Making it Easier for People to Keep Critical Benefits

How work by civic tech organizations and government agencies has been advancing a powerful solution for Medicaid renewals

Enrolling in a government benefit can be difficult—and sometimes keeping those benefits through a confusing and burdensome renewal process can be just as hard. Through the “ex parte” process, though, states can use existing client data to renew Medicaid, saving clients and caseworkers valuable time. More and more states are working to adopt and grow the rate at which they use ex parte renewals. They’re aided by several organizations in the civic tech space, as well as federal agencies, all of whom are working to ensure this solution is deployed accessibly, equitably, and at scale.

Recently, we sat down with Shalaka Gole, a Lead Product Manager at Code for America, Jennifer Wagner, the Director of Medicaid Eligibility and Enrollment at the Center on Budget and Policy Priorities, and Luke Farrell, a Lead Product Manager at the U.S. Digital Service within the Office of Management and Budget. We asked them a few questions about the individual and state-level impact of clunky benefits processes, what the solutions-oriented work by these organizations and agencies has looked like recently, and what fixes like ex parte renewals are teaching us about improving the benefits experience as a whole.

Why do ex parte renewals hold so much potential to improve people’s experience with safety net benefits? Why this lever of all possible solutions?

Jennifer Wagner: The Public Health Emergency unwinding has really brought to the forefront something that we’ve known for a long time: That a lot of eligible people lose coverage at renewal, not because they’re no longer eligible, but because there’s some issue with the paperwork. They didn’t receive the notice, they didn’t understand it, they sent it back and the state didn’t process it or something. Ex parte is fundamentally a way to eliminate unnecessary procedural terminations.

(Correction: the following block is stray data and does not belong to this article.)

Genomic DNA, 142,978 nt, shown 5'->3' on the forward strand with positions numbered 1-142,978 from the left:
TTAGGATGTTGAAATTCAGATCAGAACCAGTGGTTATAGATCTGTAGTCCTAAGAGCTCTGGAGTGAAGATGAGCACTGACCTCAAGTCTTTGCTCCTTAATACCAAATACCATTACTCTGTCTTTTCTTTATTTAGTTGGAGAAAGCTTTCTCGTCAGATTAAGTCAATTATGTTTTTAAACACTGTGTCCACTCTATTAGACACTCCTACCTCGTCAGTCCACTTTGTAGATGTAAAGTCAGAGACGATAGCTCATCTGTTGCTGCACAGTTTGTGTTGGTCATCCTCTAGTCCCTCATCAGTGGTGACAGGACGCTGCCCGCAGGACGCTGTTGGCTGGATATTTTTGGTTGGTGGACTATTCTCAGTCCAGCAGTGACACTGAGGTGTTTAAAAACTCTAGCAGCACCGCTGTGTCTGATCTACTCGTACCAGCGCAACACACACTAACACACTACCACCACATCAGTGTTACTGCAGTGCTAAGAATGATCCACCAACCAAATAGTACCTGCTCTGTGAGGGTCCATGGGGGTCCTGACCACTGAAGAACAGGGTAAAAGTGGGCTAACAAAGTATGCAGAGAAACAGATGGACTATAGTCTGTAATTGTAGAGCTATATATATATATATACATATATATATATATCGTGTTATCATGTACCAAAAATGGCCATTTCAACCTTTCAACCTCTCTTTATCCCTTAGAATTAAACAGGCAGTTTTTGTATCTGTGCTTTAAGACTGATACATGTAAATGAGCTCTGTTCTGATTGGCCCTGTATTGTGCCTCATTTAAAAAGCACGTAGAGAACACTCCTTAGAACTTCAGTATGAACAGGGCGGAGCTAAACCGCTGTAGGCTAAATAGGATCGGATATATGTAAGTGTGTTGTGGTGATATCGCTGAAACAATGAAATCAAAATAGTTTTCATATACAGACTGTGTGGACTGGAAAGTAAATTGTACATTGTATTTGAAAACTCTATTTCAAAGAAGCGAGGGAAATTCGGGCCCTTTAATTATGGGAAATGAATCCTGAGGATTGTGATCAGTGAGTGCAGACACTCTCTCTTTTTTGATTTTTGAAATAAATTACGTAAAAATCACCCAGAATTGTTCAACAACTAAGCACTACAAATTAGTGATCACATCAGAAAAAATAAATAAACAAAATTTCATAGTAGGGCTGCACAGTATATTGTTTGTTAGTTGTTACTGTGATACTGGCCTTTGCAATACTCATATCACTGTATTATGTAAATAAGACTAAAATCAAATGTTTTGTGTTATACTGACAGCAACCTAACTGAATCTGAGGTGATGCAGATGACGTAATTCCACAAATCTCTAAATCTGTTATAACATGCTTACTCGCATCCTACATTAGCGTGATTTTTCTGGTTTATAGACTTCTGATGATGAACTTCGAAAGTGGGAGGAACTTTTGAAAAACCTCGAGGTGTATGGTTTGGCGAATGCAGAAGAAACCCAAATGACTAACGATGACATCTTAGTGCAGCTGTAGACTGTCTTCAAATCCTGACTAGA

Luke Farrell: It’s one of the rare win-wins for beneficiaries, for case workers, and for states. Beneficiaries no longer need to complete a complicated packet, which saves them time, reduces administrative burden, and ensures that they stay enrolled. It’s a win for eligibility workers at the state level who are super overworked and can now focus on more complicated cases. And for the state, a more efficient process saves them money and time. Most importantly from where we sit, it helps build trust in government among beneficiaries. They have a more seamless and trustworthy experience with their state government, and I think that pays dividends in the long term around these kinds of benefits programs. 

Why are ex parte renewals such a good project for the field of civic tech?

Shalaka Gole: It’s a perfect policy window for us to support with technology—the ex parte policy says that states should check existing data sources to see if someone can be renewed, and there are existing digital data sources states are connected to. This also frees up that caseworker’s time for other things. It’s letting the computer do some of the work.  It’s saying, “Hey, try to renew somebody before humans have to touch this.” And that is a really good candidate for technology.

Most importantly from where we sit, it helps build trust in government among beneficiaries. They have a more seamless and trustworthy experience with their state government, and I think that pays dividends in the long term around these kinds of benefits programs. 

What are some of the big challenges we’re seeing with ex parte adoption?

Luke: Legacy systems are enormously difficult to operate in some states—you’re using Apollo-era code systems to do relatively complex determinations. It means the policy-to-technology translation can be a significant failure point. When the outcomes don’t match what was promised, there’s often an assumption that, oh well, the policy just wasn’t as powerful as we thought it was. When in actuality, there was a failure on the implementation side or on the vendor side. And so, I think the huge challenge for states during the unwinding period was all this new, really helpful policy being made—but when translated into systems, it was losing a lot of its potency.